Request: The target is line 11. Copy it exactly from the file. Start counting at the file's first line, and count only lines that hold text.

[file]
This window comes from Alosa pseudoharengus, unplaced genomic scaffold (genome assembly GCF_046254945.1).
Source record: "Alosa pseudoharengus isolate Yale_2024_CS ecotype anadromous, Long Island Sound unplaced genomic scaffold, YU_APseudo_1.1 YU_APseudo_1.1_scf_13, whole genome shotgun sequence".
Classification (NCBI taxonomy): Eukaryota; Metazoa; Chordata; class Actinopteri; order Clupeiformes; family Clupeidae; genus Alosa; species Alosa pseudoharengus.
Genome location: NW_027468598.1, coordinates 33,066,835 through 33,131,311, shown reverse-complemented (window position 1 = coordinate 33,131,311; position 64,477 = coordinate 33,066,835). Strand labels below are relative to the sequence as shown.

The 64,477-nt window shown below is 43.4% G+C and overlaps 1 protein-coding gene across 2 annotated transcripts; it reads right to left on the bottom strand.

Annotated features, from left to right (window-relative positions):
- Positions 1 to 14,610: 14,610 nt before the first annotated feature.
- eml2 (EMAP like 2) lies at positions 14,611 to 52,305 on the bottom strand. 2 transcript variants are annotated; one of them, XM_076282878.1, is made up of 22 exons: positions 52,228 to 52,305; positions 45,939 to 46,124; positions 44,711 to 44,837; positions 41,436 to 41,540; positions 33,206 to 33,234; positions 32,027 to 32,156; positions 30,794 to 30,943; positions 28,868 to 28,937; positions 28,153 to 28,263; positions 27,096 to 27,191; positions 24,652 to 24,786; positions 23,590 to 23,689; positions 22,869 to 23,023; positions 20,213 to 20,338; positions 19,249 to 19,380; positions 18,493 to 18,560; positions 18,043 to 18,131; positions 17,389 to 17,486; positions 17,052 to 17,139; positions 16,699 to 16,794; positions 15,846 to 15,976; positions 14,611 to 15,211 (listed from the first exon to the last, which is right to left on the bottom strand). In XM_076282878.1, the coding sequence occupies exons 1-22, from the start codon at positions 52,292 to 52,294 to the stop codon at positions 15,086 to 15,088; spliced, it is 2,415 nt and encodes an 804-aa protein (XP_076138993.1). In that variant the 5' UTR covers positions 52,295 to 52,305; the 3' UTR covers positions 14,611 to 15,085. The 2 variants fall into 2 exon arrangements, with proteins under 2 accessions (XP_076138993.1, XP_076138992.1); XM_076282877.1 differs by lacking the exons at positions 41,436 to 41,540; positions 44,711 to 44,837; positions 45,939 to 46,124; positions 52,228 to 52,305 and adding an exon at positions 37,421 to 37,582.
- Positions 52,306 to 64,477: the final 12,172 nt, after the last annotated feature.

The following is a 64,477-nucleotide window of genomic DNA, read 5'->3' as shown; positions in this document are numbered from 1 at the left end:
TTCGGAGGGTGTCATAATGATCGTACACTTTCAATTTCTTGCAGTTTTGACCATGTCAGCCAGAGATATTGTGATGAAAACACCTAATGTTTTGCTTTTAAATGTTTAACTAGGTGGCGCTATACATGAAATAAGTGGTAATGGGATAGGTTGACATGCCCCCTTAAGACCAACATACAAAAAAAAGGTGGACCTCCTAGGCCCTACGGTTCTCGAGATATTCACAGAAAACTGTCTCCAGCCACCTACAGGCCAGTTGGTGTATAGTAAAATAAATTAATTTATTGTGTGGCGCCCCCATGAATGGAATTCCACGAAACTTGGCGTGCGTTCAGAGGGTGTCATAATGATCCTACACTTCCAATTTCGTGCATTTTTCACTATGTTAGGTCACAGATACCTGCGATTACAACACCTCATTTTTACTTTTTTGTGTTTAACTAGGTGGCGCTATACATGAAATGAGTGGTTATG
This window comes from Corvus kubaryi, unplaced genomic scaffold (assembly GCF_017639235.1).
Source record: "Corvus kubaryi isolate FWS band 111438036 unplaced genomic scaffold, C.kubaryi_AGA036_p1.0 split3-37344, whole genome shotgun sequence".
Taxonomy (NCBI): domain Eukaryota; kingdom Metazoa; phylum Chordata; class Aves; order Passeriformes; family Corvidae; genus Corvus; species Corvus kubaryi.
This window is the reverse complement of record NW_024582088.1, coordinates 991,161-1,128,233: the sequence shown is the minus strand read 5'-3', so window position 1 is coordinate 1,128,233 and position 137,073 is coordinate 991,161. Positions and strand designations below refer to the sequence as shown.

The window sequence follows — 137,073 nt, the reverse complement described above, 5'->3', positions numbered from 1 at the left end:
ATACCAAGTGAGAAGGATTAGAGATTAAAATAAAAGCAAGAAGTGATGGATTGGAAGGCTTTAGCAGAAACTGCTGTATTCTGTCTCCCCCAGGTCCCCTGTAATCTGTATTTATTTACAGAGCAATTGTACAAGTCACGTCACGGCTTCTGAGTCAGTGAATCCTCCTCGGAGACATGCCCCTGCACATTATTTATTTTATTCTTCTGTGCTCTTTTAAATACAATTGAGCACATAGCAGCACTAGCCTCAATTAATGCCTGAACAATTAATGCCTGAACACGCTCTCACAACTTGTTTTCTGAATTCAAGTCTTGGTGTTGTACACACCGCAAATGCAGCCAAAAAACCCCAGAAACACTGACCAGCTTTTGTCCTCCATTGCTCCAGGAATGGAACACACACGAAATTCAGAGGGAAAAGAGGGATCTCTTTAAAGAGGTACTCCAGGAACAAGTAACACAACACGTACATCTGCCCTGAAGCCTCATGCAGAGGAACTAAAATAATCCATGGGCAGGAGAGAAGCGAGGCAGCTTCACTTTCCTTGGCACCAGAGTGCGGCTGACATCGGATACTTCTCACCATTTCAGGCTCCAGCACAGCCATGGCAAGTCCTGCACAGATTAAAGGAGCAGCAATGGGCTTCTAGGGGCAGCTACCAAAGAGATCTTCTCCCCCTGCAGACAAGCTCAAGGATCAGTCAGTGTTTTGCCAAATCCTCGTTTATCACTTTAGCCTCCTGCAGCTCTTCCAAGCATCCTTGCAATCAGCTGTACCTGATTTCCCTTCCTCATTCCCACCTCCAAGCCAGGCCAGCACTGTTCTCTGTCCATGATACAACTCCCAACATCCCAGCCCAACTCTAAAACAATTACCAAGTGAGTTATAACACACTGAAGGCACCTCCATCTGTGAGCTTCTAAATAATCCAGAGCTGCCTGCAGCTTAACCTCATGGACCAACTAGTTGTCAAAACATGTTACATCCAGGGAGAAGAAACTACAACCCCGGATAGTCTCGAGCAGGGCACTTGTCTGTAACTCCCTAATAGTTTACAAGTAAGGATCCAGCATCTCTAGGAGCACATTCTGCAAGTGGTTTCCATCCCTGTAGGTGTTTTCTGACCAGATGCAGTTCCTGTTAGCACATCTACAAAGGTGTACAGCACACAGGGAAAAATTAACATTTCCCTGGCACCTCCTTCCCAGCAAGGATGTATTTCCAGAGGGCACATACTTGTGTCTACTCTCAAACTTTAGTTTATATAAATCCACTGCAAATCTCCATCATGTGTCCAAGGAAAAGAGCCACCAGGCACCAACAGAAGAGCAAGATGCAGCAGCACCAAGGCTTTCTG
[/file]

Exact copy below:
TTCGGAGGGTGTCATAATGATCGTACACTTTCAATTTCTTGCAGTTTTGACCATGTCAGCCAGAGATATTGTGATGAAAACACCTAATGTTTTGCTTTTAAATGTTTAACTAGGTGGCGCTATACATGAAATAAGTGGTAATGGGATAGGTTGACATGCCCCCTTAAGACCAACATACAAAAAAAAGGTGGACCTCCTAGGCCCTACGGTTCTCGAGATATTCACAGAAAACTGTCTCCAGCCACCTACAGGCCAGTTGGTGTATAGTAAAATAAATTAATTTATTGTGTGGCGCCCCCATGAATGGAATTCCACGAAACTTGGCGTGCGTTCAGAGGGTGTCATAATGATCCTACACTTCCAATTTCGTGCATTTTTCACTATGTTAGGTCACAGATACCTGCGATTACAACACCTCATTTTTACTTTTTTGTGTTTAACTAGGTGGCGCTATACATGAAATGAGTGGTTATG